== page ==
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              This is precisely why parents are advised to feed their young children whole milk and to restrict dieting – their brains’ need fat to grow and work properly. Skimping on fats can be devastating even to the adult brain.

              Thus, eating foods that contain a healthy mix of fats is vital for long-term memory. Some excellent food choices include fish (especially anchovies, mackerel and wild salmon) and dark leafy green vegetables. Here’re more brain food choices: 12 Foods that Can Improve Your Brain Power

              Deep-fried foods obviously contain fat but their lack of nutritional value is not going to help your brain or your body, so think healthy foods and fats.

              5. Eat Breakfast and Make Sure It Includes an Egg

              According to Larry McCleary, M.D., author of  The Brain Trust Program, an egg is the ideal breakfast. Eggs contain B vitamins which help nerve cells to burn glucose, antioxidants that protect neurons against damage; and omega-3 fatty acids that keep nerve cells firing at optimal speed.

              Other foods to add to your breakfast include fruits, veggies and lean proteins. Avoid trans fats and high fructose corn syrup. Trans fats diminish the brain cells’ ability to communicate with each other and HFCS can actually shrink the brain by damaging cells.

              Having a healthy breakfast in the morning has been shown to improve performance throughout the day. If you’re too busy to have a healthy breakfast, this maybe just right for you: 33 Quick And Healthy Breakfasts For Busy Mornings

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              6. Write it Down

              If there’s something you want to remember, writing it down can help.

              It may sound like a no-brainer, but do you really know why? Writing it down creates oxygenated blood flow to areas of your brain that a responsible for your memories and literally exercises those parts of it. Here’s How Writing Things Down Can Change Your Life.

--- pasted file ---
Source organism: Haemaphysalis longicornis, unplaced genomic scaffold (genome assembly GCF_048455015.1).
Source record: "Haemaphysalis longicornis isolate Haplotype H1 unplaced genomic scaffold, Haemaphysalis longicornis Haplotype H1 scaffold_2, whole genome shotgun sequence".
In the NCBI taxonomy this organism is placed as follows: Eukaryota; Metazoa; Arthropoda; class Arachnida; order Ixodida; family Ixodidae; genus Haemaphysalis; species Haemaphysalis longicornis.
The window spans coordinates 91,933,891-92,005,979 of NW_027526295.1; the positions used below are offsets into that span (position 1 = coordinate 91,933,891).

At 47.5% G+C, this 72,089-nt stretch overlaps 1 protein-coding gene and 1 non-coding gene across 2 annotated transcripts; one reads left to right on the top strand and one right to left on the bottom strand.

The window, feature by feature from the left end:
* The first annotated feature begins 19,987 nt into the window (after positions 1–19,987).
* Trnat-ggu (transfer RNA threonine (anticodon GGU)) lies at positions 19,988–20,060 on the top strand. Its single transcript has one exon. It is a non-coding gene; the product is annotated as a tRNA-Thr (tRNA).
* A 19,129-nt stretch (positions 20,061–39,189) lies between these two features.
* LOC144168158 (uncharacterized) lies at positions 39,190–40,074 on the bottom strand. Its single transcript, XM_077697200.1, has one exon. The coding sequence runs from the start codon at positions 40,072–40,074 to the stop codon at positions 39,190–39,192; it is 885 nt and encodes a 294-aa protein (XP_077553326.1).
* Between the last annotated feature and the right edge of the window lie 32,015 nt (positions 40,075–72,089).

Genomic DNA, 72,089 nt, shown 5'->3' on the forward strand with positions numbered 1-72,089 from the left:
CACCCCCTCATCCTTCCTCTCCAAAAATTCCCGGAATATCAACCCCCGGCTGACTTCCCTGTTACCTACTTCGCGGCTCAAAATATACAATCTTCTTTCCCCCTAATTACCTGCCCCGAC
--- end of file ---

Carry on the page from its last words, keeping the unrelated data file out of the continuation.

You can start a journal, write yourself emails or even start keeping a blog – all of these activities will help to improve your capacity to remember and memorize information.

              7. Listen to Music

              Research shows that certain types of music are very helpful in recalling memories. Information that is learned while listening to a particular song or collection can often be recalled by thinking of the song or “playing” it mentally. Songs and music can serve as cues for pulling up particular memories.

              8. Visual Concepts

              In order to remember things, many people need to visualize the information they are studying.

              Pay attention to photographers, charts and other graphics that might appear in your textbook; or if you’re not studying a book, try to pull up a mental image of what it is you are trying to remember. It might also help to draw your own charts or figures, or utilize colors and highlighters to group related ideas in your notes.

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              Here, you can learn How to Become a Person Who Can Visualize Results.

              9. Teach Someone Else

              Reading material out loud has been shown to significantly improve memory of the material. Expanding further upon this idea is the fact that psychologists and educators have found that by having students teach new concepts to others, it helps to enhance understanding and recall.

              Teach new concepts and information to a friend or study partner, and you’ll find you remember the information a lot better.

              10. Do Crossword Puzzles, Read or Play Cards

              Studies have shown that doing crossword puzzles, read or play cards on a daily basis not only keep your brain active but also help to delay memory loss, especially in those who develop dementia.

              So pick up the daily newspaper and work on that crossword puzzle, read a book or enjoy a game of solitaire.

              Pick one to two of these tips first and start applying them to your everyday life. Very soon you’ll find yourself having better memories and a clearer head!

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              Featured photo credit: Pexels via pexels.com